As a vocalist in one of the harshest genres, how do you keep your voice healthy between shows? Has it gotten harder to take care of your voice as time has gone on?
Mike: It’s rough for sure, especially on the road when it’s every single night and you’re guaranteed to get sick on top of it too, having to growl with strep throat or the flu sucks (laughs). Drinking hot tea with honey helps, or hot salt water. I used to keep a bottle of honey in my bunk, until one night it broke open and dripped all over our merch guy in the bunk under me and he woke up all covered in honey like WTF (laughs). I also used to just not talk to save my throat and write stuff on a pad of paper when people tried to talk to me, but that’s annoying and didn’t last long, plus I don’t want fans thinking I’m a dick for not talking to them at shows. Whispering though is one of the worst things you can do for your throat too. Don’t do it. Either talk or don’t talk. Now I just gargle a shot or two of honey whiskey and say fuck it, cause if my throat cracks it cracks, what do I expect after destroying it for so many years (laughs). Your throat is not like a guitar you can just re-tune or re-string or a drum snare or cymbal you can replace if they break, you gotta just roll with the changes and do your best.
How did Divine Rapture come about? You guys put out two really solid records as a band. Have you ever thought about doing anything under the Divine Rapture banner again? What did you learn, as far as a musician, through your time with that band early on in your career that you transferred to your other bands?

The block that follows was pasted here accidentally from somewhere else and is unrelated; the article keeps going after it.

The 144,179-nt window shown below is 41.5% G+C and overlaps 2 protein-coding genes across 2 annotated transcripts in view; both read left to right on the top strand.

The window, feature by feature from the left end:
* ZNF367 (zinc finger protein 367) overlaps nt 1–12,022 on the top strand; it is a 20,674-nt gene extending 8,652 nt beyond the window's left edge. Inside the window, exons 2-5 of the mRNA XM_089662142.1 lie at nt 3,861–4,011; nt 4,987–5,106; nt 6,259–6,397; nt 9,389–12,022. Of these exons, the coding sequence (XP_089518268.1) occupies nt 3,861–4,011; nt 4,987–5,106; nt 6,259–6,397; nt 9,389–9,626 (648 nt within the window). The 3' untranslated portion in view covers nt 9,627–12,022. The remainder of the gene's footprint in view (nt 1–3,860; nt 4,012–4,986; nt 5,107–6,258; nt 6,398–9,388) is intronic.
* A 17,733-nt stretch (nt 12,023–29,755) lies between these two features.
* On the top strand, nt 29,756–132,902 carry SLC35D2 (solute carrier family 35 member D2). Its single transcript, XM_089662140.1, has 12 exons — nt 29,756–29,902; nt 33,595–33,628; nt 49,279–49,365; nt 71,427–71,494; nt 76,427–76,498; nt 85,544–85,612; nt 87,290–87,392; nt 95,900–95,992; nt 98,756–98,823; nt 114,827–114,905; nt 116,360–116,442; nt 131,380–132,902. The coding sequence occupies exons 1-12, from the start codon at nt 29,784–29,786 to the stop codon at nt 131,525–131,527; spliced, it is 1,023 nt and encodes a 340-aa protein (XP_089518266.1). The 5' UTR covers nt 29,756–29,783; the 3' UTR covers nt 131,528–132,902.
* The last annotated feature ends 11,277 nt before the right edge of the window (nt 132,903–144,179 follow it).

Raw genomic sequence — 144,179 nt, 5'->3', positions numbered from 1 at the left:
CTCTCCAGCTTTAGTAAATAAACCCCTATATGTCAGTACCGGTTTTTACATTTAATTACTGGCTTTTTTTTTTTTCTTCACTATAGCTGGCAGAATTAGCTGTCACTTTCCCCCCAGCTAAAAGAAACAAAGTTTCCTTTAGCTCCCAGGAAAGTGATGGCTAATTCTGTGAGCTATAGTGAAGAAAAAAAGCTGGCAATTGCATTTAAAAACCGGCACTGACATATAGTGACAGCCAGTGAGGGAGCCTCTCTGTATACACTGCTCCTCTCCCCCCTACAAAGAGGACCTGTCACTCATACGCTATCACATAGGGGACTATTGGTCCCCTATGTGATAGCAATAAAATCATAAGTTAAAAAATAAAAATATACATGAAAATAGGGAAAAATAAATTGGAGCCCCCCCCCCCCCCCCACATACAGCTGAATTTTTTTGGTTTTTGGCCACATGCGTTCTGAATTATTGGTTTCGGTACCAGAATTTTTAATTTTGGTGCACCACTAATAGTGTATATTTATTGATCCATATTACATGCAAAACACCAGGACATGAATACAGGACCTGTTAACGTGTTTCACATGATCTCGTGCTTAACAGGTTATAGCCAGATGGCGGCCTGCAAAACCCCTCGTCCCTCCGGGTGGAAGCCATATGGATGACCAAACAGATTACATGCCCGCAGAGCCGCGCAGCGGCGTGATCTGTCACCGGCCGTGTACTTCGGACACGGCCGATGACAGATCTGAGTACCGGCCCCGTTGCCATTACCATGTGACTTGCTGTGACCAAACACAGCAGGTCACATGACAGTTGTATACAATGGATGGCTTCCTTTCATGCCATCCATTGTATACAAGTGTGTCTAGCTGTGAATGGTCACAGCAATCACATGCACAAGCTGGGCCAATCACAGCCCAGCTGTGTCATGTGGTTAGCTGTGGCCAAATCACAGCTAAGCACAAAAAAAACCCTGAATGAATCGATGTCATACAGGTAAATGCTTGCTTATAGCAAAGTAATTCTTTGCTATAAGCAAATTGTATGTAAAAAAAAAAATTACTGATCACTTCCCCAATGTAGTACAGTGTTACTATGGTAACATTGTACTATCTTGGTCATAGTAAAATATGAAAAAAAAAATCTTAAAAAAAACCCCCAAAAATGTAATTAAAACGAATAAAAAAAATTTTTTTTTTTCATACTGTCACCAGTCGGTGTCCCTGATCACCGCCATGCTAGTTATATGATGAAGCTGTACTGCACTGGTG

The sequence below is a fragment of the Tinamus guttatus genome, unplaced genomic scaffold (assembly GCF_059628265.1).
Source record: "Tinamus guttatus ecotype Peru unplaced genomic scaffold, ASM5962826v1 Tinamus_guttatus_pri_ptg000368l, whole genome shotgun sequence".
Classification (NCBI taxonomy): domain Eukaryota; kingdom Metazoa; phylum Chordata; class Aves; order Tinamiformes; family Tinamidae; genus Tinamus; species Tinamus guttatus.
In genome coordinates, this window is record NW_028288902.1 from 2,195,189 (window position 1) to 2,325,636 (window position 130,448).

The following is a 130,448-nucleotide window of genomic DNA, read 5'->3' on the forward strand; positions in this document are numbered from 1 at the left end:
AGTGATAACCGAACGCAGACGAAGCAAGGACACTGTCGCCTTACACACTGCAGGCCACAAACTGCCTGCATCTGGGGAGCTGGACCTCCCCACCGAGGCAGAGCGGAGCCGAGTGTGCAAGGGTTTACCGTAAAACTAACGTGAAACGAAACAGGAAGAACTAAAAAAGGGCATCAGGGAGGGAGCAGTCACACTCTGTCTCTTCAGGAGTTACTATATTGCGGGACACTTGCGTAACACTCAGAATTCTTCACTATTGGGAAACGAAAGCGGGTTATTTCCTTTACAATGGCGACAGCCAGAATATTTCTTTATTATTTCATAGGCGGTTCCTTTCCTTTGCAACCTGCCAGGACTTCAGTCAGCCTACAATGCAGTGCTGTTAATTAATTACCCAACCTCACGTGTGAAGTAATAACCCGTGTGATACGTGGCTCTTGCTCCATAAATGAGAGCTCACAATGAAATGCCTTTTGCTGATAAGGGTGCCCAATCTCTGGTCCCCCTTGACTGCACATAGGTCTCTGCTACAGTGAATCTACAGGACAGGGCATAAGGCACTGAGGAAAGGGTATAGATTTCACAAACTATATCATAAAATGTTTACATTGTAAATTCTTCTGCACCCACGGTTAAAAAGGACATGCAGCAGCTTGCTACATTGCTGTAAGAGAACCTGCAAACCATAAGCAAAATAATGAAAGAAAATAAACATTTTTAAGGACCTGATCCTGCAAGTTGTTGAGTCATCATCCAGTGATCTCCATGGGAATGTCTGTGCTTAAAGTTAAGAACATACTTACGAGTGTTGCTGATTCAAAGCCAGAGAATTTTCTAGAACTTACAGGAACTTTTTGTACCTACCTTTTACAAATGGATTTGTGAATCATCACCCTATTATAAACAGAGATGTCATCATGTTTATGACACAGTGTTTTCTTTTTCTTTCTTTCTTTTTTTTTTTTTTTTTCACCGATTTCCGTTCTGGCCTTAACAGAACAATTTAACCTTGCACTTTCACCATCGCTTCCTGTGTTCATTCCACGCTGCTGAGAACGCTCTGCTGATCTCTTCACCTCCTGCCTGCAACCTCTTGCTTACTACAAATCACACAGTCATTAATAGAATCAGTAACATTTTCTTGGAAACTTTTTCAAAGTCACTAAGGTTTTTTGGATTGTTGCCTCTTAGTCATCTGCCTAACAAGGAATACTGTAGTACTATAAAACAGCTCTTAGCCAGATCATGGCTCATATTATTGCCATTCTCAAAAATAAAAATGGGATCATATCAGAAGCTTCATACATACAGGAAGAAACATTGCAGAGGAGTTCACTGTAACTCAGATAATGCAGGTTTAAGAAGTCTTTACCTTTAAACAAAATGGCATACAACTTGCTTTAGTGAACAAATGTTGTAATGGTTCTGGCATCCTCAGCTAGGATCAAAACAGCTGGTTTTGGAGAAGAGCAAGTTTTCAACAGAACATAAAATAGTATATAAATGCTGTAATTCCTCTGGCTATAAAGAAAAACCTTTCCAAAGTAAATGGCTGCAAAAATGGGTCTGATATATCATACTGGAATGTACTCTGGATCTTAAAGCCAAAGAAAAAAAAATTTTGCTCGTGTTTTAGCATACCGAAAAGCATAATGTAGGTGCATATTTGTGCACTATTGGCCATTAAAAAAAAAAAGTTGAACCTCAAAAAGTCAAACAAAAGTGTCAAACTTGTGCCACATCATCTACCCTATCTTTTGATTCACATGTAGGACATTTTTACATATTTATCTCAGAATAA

Mike: Yeah Divine Rapture was my first real full-time band that I made with my brother after Disillusion ended, he made all the music and I’d do all the vocals, lyrics, and art. We’d play all over, and had a good following worldwide through snail mail, CD trading, zines and magazine compilations, playing Milwaukee Metalfest, etc. I learned a lot from those experiences (what we did right and what we did wrong), too many to name really, but we definitely put in the time and energy. We were one of the first bands to record at Erik Rutan’s new studio at the time down in Tampa too. After Divine Rapture broke up, a few years passed by and Colin Davis got in touch and asked us to join Vile and then we eventually had our first real extensive touring experiences in Europe, the U.S., and Canada. I later joined Monstrosity, while still doing Vile at the same time and my brother then left for Hate Eternal. I’d be down to do another Divine Rapture one day but everyone’s so busy these days, doing family stuff etc, so it’s totally up to my brother if he wants to revive it even for just another album.
How did Azure Emote get started? It’s a cool sound that’s very death metal but with more of an industrial tinge to it. How did the sound for that band come about?
Mike: By accident really. Shortly after D.R. broke up, I sang in Rumpelstiltskin Grinder in their beginning stages, with my friend Ryan Moll for a few jams and a few shows. I was kinda in a bad place mentally at the time after facing some major jail time and going through the court system for a year, cutting my hair, and then my band with my brother of seven years breaking up, and around the same time a bad breakup with my ex of 6 years, on top of moving etc. The last show I played with Rumpelstiltskin Grinder in Philly, I had cut myself pretty bad with my knife while singing and the promoter took me to the emergency room after the show to get about 30 stitches in my arm. After that I decided not to play out for a while and just start my own project instead, something a bit more personal and dark. It was pretty much me just messing around on the computer and having Ryan translate all the riffs that I had in my head and then taking those riffs and building on them. I like all kinds of dark ambient industrial cyber stuff too, as well as orchestral Therion type stuff, Laibach, Dead Can Dance, etc, but with a death metal foundation and heart, so I decided to just put it all together with total freedom and do whatever came to my head. I had no sense of gearing it towards anything in particular, and just wanted to be creative with no boundaries and that’s what happened. Azure Emote was my outlet to channel my passion and do whatever I wanted with my middle finger in the air towards everything, so it was a perfect catharsis for me and something that I could control amongst all the other chaos going on in my life that I couldn’t control.